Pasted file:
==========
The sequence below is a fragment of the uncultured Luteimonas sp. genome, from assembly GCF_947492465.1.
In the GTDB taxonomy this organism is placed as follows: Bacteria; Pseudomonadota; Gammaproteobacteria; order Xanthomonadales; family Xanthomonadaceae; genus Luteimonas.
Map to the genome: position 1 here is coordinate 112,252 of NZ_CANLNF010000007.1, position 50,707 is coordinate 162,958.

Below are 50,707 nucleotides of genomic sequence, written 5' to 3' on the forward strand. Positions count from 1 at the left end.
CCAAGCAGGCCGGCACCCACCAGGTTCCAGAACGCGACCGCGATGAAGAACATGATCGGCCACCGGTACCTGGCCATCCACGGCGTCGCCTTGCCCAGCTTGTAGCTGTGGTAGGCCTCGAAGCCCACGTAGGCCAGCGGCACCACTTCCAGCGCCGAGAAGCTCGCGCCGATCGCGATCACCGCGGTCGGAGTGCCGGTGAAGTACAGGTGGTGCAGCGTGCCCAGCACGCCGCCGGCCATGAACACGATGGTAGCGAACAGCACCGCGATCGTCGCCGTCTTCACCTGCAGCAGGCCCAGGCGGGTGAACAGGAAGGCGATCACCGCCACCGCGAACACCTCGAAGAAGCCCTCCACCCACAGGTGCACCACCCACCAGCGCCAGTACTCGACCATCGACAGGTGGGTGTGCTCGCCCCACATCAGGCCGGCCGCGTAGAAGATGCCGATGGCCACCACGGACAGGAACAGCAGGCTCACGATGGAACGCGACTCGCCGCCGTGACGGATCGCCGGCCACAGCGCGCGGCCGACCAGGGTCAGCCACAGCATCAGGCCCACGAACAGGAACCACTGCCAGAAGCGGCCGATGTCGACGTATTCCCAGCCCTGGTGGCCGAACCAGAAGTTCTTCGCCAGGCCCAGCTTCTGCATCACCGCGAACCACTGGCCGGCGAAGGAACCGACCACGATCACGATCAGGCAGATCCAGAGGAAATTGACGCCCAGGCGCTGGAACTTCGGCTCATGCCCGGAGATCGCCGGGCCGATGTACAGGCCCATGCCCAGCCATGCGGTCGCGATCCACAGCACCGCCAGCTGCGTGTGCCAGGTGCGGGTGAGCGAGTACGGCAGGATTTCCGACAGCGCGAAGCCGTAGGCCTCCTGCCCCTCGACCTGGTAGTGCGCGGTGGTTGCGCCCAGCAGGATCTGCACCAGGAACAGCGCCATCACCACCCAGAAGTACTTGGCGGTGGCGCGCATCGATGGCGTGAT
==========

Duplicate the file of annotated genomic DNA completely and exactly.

The sequence below is a fragment of the uncultured Luteimonas sp. genome, from assembly GCF_947492465.1.
In the GTDB taxonomy this organism is placed as follows: Bacteria; Pseudomonadota; Gammaproteobacteria; order Xanthomonadales; family Xanthomonadaceae; genus Luteimonas.
Map to the genome: position 1 here is coordinate 112,252 of NZ_CANLNF010000007.1, position 50,707 is coordinate 162,958.

Below are 50,707 nucleotides of genomic sequence, written 5' to 3' on the forward strand. Positions count from 1 at the left end.
CCAAGCAGGCCGGCACCCACCAGGTTCCAGAACGCGACCGCGATGAAGAACATGATCGGCCACCGGTACCTGGCCATCCACGGCGTCGCCTTGCCCAGCTTGTAGCTGTGGTAGGCCTCGAAGCCCACGTAGGCCAGCGGCACCACTTCCAGCGCCGAGAAGCTCGCGCCGATCGCGATCACCGCGGTCGGAGTGCCGGTGAAGTACAGGTGGTGCAGCGTGCCCAGCACGCCGCCGGCCATGAACACGATGGTAGCGAACAGCACCGCGATCGTCGCCGTCTTCACCTGCAGCAGGCCCAGGCGGGTGAACAGGAAGGCGATCACCGCCACCGCGAACACCTCGAAGAAGCCCTCCACCCACAGGTGCACCACCCACCAGCGCCAGTACTCGACCATCGACAGGTGGGTGTGCTCGCCCCACATCAGGCCGGCCGCGTAGAAGATGCCGATGGCCACCACGGACAGGAACAGCAGGCTCACGATGGAACGCGACTCGCCGCCGTGACGGATCGCCGGCCACAGCGCGCGGCCGACCAGGGTCAGCCACAGCATCAGGCCCACGAACAGGAACCACTGCCAGAAGCGGCCGATGTCGACGTATTCCCAGCCCTGGTGGCCGAACCAGAAGTTCTTCGCCAGGCCCAGCTTCTGCATCACCGCGAACCACTGGCCGGCGAAGGAACCGACCACGATCACGATCAGGCAGATCCAGAGGAAATTGACGCCCAGGCGCTGGAACTTCGGCTCATGCCCGGAGATCGCCGGGCCGATGTACAGGCCCATGCCCAGCCATGCGGTCGCGATCCACAGCACCGCCAGCTGCGTGTGCCAGGTGCGGGTGAGCGAGTACGGCAGGATTTCCGACAGCGCGAAGCCGTAGGCCTCCTGCCCCTCGACCTGGTAGTGCGCGGTGGTTGCGCCCAGCAGGATCTGCACCAGGAACAGCGCCATCACCACCCAGAAGTACTTGGCGGTGGCGCGCATCGATGGCGTGAT